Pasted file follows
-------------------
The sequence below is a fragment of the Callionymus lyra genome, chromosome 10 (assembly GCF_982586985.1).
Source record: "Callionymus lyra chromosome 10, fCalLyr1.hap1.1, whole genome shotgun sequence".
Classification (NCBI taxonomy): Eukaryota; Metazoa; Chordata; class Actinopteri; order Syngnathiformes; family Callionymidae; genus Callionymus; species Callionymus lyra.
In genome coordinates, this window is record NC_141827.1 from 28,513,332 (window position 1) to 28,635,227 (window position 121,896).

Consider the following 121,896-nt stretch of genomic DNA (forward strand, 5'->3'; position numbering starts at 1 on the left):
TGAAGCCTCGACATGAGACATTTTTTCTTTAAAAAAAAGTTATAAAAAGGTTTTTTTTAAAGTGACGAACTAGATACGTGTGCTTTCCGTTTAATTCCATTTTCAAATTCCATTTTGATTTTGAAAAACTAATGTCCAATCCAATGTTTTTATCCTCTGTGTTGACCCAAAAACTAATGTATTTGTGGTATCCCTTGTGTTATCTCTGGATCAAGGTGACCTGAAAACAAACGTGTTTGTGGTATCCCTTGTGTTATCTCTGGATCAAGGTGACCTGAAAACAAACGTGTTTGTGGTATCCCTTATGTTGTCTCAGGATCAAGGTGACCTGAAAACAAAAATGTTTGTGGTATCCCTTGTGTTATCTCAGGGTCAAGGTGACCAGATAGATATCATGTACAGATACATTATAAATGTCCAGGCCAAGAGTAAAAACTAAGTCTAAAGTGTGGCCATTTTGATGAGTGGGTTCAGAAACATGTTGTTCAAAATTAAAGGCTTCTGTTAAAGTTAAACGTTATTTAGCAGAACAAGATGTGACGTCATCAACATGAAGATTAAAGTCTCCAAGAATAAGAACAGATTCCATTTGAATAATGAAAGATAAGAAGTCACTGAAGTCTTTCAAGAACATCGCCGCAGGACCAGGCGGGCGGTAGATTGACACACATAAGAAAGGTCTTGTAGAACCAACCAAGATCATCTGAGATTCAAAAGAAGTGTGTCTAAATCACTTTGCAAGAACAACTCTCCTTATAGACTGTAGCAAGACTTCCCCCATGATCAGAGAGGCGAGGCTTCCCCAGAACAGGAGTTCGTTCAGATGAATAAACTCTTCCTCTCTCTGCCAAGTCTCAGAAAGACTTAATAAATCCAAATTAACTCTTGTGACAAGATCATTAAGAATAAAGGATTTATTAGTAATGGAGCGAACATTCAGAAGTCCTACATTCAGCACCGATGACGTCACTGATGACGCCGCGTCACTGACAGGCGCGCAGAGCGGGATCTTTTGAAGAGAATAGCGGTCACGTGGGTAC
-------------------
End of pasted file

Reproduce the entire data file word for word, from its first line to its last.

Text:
The sequence below is a fragment of the Callionymus lyra genome, chromosome 10 (assembly GCF_982586985.1).
Source record: "Callionymus lyra chromosome 10, fCalLyr1.hap1.1, whole genome shotgun sequence".
Classification (NCBI taxonomy): Eukaryota; Metazoa; Chordata; class Actinopteri; order Syngnathiformes; family Callionymidae; genus Callionymus; species Callionymus lyra.
In genome coordinates, this window is record NC_141827.1 from 28,513,332 (window position 1) to 28,635,227 (window position 121,896).

Consider the following 121,896-nt stretch of genomic DNA (forward strand, 5'->3'; position numbering starts at 1 on the left):
TGAAGCCTCGACATGAGACATTTTTTCTTTAAAAAAAAGTTATAAAAAGGTTTTTTTTAAAGTGACGAACTAGATACGTGTGCTTTCCGTTTAATTCCATTTTCAAATTCCATTTTGATTTTGAAAAACTAATGTCCAATCCAATGTTTTTATCCTCTGTGTTGACCCAAAAACTAATGTATTTGTGGTATCCCTTGTGTTATCTCTGGATCAAGGTGACCTGAAAACAAACGTGTTTGTGGTATCCCTTGTGTTATCTCTGGATCAAGGTGACCTGAAAACAAACGTGTTTGTGGTATCCCTTATGTTGTCTCAGGATCAAGGTGACCTGAAAACAAAAATGTTTGTGGTATCCCTTGTGTTATCTCAGGGTCAAGGTGACCAGATAGATATCATGTACAGATACATTATAAATGTCCAGGCCAAGAGTAAAAACTAAGTCTAAAGTGTGGCCATTTTGATGAGTGGGTTCAGAAACATGTTGTTCAAAATTAAAGGCTTCTGTTAAAGTTAAACGTTATTTAGCAGAACAAGATGTGACGTCATCAACATGAAGATTAAAGTCTCCAAGAATAAGAACAGATTCCATTTGAATAATGAAAGATAAGAAGTCACTGAAGTCTTTCAAGAACATCGCCGCAGGACCAGGCGGGCGGTAGATTGACACACATAAGAAAGGTCTTGTAGAACCAACCAAGATCATCTGAGATTCAAAAGAAGTGTGTCTAAATCACTTTGCAAGAACAACTCTCCTTATAGACTGTAGCAAGACTTCCCCCATGATCAGAGAGGCGAGGCTTCCCCAGAACAGGAGTTCGTTCAGATGAATAAACTCTTCCTCTCTCTGCCAAGTCTCAGAAAGACTTAATAAATCCAAATTAACTCTTGTGACAAGATCATTAAGAATAAAGGATTTATTAGTAATGGAGCGAACATTCAGAAGTCCTACATTCAGCACCGATGACGTCACTGATGACGCCGCGTCACTGACAGGCGCGCAGAGCGGGATCTTTTGAAGAGAATAGCGGTCACGTGGGTAC